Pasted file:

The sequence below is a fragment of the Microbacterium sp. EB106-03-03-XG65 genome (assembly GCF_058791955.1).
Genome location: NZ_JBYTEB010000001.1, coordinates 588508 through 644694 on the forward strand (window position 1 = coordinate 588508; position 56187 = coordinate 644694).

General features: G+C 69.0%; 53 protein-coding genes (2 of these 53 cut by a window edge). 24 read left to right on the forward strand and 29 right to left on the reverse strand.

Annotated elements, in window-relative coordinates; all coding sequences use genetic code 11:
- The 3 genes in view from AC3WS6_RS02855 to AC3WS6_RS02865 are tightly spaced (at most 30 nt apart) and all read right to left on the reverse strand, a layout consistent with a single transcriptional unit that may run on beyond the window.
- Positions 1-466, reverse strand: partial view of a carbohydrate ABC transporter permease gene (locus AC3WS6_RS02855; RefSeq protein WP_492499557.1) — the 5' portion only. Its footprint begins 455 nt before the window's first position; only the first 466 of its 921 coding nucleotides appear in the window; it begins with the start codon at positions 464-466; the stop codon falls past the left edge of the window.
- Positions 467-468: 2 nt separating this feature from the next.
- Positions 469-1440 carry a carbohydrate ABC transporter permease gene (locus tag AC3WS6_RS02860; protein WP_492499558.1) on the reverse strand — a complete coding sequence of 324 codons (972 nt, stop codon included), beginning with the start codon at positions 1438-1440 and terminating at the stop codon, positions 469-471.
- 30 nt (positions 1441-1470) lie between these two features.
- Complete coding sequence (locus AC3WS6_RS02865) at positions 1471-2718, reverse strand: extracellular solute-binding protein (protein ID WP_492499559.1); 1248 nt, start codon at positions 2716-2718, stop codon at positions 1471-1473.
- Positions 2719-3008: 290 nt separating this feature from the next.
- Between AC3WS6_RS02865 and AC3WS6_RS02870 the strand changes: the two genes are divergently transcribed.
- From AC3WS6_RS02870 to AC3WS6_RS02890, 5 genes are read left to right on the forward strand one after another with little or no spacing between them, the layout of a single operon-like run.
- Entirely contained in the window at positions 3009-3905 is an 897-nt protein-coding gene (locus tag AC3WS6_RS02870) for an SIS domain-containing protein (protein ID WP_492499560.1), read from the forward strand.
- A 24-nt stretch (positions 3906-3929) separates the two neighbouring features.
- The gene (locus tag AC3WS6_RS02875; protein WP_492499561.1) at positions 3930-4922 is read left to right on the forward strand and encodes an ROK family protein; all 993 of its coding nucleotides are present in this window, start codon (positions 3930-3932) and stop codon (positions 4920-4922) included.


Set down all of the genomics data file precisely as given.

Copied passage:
The sequence below is a fragment of the Microbacterium sp. EB106-03-03-XG65 genome (assembly GCF_058791955.1).
Genome location: NZ_JBYTEB010000001.1, coordinates 588508 through 644694 on the forward strand (window position 1 = coordinate 588508; position 56187 = coordinate 644694).

General features: G+C 69.0%; 53 protein-coding genes (2 of these 53 cut by a window edge). 24 read left to right on the forward strand and 29 right to left on the reverse strand.

Annotated elements, in window-relative coordinates; all coding sequences use genetic code 11:
- The 3 genes in view from AC3WS6_RS02855 to AC3WS6_RS02865 are tightly spaced (at most 30 nt apart) and all read right to left on the reverse strand, a layout consistent with a single transcriptional unit that may run on beyond the window.
- Positions 1-466, reverse strand: partial view of a carbohydrate ABC transporter permease gene (locus AC3WS6_RS02855; RefSeq protein WP_492499557.1) — the 5' portion only. Its footprint begins 455 nt before the window's first position; only the first 466 of its 921 coding nucleotides appear in the window; it begins with the start codon at positions 464-466; the stop codon falls past the left edge of the window.
- Positions 467-468: 2 nt separating this feature from the next.
- Positions 469-1440 carry a carbohydrate ABC transporter permease gene (locus tag AC3WS6_RS02860; protein WP_492499558.1) on the reverse strand — a complete coding sequence of 324 codons (972 nt, stop codon included), beginning with the start codon at positions 1438-1440 and terminating at the stop codon, positions 469-471.
- 30 nt (positions 1441-1470) lie between these two features.
- Complete coding sequence (locus AC3WS6_RS02865) at positions 1471-2718, reverse strand: extracellular solute-binding protein (protein ID WP_492499559.1); 1248 nt, start codon at positions 2716-2718, stop codon at positions 1471-1473.
- Positions 2719-3008: 290 nt separating this feature from the next.
- Between AC3WS6_RS02865 and AC3WS6_RS02870 the strand changes: the two genes are divergently transcribed.
- From AC3WS6_RS02870 to AC3WS6_RS02890, 5 genes are read left to right on the forward strand one after another with little or no spacing between them, the layout of a single operon-like run.
- Entirely contained in the window at positions 3009-3905 is an 897-nt protein-coding gene (locus tag AC3WS6_RS02870) for an SIS domain-containing protein (protein ID WP_492499560.1), read from the forward strand.
- A 24-nt stretch (positions 3906-3929) separates the two neighbouring features.
- The gene (locus tag AC3WS6_RS02875; protein WP_492499561.1) at positions 3930-4922 is read left to right on the forward strand and encodes an ROK family protein; all 993 of its coding nucleotides are present in this window, start codon (positions 3930-3932) and stop codon (positions 4920-4922) included.